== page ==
Why so few French passengers?


May 3, 2005
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Just some of those " I have often wondered about that " things. :)

(1)
How many passengers boarded at each port of call on the westbound voyage of Titanic ?
Southampton - 922
Cherbourg - 274
Queenstown - 120

Also another question.
(2)
Could a passenger purchase a round trip ticket at Cherbourg or Queenstown to return to those port s ?
Would Titanic have returned only to Southampton ?
Or just the reverse of westbound....that is....stops at Queenstown, Cherbourg , Southampton in that order ?
If not, how would they manage to return to their home port ?
I have read that some who boarded at Southampton only traveled as far as Cherbourg and got off there ?
Also only to Queenstown ? Of course there was Father Browne in that case.

There was also a story that an American passenger had offered to buy Father Browne a round trip ticket to New York.
When he wired his Uncle (whom I believe was a Bishop ?) he got an emphatic reply . :
" No ! Get off that ship ! "
I would have thought that there would have been more persons boarding at Queenstown than at Cherbourg instead of the other way around , which was Cherbourg 274, Queenstown 120.
But as Harry Peach asked, " Why ? "
 

Harry Peach

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My only insight would be to encourage everybody to NOT over think the problem. Markets are notoriously fickle, and it's likely that the few French passengers aboard is nothing more incredible than simple indifference or a lack of desire to travel.


It's not about overthinking anything, and it's certainly no a 'problem'. I'm just using the forums for there precise purpose - to DISCUSS interesting points about the Titanic.

It's not something to loose sleep over - but it's interesting enough to see what other peoples opinions are!
 
May 3, 2005
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Out of interest - I wondered why there were so few French passengers aboard Titanic? I was shocked when researching that there were no (or very few) French passengers in Steerage?

Considering Titanic actually stopped off at Cherbourg, I just find this surprising and fascinating. What would be the reasons behind this?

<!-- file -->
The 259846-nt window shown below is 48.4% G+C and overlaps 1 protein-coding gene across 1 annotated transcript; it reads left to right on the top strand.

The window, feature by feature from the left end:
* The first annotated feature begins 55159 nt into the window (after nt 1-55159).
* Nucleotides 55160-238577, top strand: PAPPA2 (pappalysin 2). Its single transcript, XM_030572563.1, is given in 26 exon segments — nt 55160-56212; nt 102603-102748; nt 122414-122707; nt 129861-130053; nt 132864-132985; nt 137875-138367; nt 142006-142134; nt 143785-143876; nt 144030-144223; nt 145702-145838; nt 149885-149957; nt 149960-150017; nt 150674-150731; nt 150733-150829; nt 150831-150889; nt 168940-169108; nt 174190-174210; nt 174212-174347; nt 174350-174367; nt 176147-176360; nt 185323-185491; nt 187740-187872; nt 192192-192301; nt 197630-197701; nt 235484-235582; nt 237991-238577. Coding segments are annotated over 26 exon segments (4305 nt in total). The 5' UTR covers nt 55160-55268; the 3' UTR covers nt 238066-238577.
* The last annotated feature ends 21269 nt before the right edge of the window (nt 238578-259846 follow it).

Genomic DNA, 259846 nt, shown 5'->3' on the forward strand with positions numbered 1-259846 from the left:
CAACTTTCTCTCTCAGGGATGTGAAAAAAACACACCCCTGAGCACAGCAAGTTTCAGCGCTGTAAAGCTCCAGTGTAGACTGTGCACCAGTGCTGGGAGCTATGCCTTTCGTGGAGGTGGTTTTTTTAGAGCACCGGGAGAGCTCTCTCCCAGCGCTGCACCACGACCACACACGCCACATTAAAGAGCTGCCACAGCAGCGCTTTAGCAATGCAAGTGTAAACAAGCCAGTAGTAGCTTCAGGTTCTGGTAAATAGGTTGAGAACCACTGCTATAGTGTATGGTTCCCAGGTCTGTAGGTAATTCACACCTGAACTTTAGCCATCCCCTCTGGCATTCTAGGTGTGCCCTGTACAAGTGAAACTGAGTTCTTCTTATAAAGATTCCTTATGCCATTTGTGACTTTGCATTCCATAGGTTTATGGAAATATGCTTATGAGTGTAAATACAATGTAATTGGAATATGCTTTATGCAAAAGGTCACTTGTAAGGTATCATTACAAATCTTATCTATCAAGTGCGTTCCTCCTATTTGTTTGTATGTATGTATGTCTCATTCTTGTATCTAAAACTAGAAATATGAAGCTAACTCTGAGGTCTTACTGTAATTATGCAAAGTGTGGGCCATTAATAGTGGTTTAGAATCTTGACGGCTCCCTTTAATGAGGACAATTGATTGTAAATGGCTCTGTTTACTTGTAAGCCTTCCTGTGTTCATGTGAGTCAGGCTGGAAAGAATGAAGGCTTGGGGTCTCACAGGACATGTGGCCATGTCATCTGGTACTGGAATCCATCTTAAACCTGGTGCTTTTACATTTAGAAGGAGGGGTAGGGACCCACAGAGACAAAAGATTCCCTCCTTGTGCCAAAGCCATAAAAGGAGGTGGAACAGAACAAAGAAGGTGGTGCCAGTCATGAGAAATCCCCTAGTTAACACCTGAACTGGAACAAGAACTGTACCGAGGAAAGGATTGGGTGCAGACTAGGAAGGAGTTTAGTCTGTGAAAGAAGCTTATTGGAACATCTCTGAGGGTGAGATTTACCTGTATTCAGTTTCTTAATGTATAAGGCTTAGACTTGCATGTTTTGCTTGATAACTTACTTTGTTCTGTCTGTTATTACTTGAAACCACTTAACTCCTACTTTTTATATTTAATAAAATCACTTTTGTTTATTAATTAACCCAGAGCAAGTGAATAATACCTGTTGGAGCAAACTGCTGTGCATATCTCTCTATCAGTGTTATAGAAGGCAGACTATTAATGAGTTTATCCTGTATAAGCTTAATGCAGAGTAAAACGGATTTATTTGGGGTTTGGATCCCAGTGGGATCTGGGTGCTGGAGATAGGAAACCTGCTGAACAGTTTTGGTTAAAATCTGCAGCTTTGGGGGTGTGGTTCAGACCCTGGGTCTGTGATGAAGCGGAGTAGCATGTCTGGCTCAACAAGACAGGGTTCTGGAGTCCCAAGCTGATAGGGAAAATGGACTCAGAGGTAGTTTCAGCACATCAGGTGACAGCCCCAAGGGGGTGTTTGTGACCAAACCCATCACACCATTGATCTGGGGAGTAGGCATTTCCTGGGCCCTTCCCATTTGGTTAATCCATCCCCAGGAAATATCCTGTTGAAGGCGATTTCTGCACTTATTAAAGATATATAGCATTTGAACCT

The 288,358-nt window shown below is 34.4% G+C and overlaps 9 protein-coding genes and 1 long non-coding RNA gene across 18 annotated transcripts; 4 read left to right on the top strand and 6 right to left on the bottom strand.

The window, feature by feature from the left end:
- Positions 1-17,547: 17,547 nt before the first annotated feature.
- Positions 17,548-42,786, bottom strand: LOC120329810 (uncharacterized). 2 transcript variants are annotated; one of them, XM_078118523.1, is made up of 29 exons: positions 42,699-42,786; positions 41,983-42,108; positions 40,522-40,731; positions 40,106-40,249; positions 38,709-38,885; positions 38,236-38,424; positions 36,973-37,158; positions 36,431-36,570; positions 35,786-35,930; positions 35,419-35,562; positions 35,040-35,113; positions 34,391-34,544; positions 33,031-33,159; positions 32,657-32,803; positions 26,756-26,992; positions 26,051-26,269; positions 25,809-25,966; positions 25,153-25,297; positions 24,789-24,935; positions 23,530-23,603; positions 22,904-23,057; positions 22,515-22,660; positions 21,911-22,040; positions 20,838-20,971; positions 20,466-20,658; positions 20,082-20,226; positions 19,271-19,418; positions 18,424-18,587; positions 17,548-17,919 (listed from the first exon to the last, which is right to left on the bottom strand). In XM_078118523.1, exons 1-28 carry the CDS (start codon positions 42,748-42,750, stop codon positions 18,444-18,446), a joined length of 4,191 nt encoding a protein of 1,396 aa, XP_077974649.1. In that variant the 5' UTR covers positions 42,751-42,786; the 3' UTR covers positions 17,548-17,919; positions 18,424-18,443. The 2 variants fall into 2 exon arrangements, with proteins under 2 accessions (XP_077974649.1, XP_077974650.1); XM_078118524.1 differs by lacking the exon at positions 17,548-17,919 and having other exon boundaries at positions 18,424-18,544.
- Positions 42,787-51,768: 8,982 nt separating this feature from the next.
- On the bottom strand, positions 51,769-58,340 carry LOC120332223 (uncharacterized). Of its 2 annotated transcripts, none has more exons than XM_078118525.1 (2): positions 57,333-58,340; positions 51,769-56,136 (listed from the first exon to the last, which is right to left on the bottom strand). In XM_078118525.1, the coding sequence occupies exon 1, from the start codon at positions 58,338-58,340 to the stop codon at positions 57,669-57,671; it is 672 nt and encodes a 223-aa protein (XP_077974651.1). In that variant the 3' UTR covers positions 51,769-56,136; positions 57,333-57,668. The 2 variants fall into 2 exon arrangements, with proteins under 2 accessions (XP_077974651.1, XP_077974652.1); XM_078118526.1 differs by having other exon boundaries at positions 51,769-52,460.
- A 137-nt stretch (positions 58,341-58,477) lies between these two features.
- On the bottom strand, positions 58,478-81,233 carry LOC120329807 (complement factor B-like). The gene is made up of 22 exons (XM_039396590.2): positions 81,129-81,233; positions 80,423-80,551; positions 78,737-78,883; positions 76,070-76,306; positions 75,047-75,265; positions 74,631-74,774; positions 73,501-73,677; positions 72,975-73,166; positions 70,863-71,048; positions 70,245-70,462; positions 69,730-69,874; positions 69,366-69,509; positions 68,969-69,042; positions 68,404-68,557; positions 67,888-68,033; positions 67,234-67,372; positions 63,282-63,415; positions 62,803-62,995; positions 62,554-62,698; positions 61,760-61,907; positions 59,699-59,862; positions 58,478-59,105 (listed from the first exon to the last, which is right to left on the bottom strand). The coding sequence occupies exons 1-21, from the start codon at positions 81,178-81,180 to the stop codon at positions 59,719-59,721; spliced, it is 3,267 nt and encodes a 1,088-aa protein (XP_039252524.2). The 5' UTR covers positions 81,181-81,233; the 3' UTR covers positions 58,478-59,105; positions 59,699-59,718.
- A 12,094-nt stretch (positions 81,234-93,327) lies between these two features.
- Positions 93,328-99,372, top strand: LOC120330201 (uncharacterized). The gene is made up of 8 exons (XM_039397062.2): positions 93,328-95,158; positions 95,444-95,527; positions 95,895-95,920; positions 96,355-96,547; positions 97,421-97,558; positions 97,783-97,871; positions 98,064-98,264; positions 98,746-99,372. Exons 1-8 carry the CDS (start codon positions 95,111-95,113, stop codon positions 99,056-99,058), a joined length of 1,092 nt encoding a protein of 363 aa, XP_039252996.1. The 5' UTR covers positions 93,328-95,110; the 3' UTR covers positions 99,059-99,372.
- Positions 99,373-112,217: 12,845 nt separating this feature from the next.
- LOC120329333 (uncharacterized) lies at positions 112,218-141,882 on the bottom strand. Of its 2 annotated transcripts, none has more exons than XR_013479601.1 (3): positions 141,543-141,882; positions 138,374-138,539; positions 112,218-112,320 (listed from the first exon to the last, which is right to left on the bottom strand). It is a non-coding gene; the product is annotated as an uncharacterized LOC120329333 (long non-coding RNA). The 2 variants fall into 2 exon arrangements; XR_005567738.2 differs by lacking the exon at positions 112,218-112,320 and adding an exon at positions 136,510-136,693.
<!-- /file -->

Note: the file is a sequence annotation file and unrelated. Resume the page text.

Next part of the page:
Could it have been the political/economic situation in France being stable at the time and not many people wanting/needing to emigrate? Or maybe the poor being SO poor at the time they wouldn't have afforded even a steerage ticket?

or perhaps Franch relations with the US? Anti American (or British) sentiment?

Also considering Canada had/has a large French population and cities like Quebec and Montreal, I'm surprised there wouldn't be more passengers travelling too/from France to French Canada visiting family etc via New York.

Could it also be that the French preferred there own fleets for cross-Atlantic travel and not British/American ships?

Any incites on this?

I think that the reason might be simply that you might prefer a ship from your own country if you are leaving from a port in your own country.
How many English passengers would you find on a French ship ?
 
Dec 2, 2000
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Easley South Carolina
>> It's not about overthinking anything, <<

Well, it kinda IS overthinking it. Not being mean...just the reality. Markets are fickle and people either go...or not...depending on as little as "We just didn't feel like it."

Also Robert's point is well taken. French nationals preferring a French owned and operated vessel is not unreasonable.
 
May 3, 2005
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>> It's not about overthinking anything, <<

Well, it kinda IS overthinking it. Not being mean...just the reality. Markets are fickle and people either go...or not...depending on as little as "We just didn't feel like it."

Also Robert's point is well taken. French nationals preferring a French owned and operated vessel is not unreasonable.
Well, with apologies to Michael for perhaps a bit of overthinking. :)
Also there just might be more French ships sailing from Cherbourg than English ships.
There was the coal strike in England, too......But not in France ?
And how many German passengers would you find on a French ship and vice-versa ? LOL
 
May 3, 2005
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One question leads to another and maybe Michael or someone has an answer ?

During a vacation visit to New York many years ago I had the opportunity to visit RMS Queen Mary and SS France.

There were also many other ships of other nations in port.

How about Americans ?
If they were going to England would they prefer Queen Mary or France if going to France or an American ship such as SS United States in either case ?

In my case I had once considered a trip to England and chose RMS Queen Mary instead of an American ship.

And many years later, at Long Beach, California we enjoyed a memorable stay at Hotel Queen Mary in a former First Class Cabin and a dinner in Sir Winston's, the former Verandah Grille.
 
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Harry Peach

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I think that the reason might be simply that you might prefer a ship from your own country if you are leaving from a port in your own country.
How many English passengers would you find on a French ship ?

Ah well if that French ship stopped at an English port before a voyage - then I would image a number of people would! I mean no one really questions ownership of a Ferry fleet these days - its usually the one that cheapest and or at a convenient time!

that's the point - that it stopped at a French Port - of course if it was an English ship going straight from England to the US - I'd not question why there weren't many French passengers!

it's the fact it did actually stopped in Cherborg!
 
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I wonder if it would have made any difference in the number of French passengers on the Titanic if the Titanic would have gone straight to New York from Cherbourg if it hadn't made the additional stop at Queenstown ?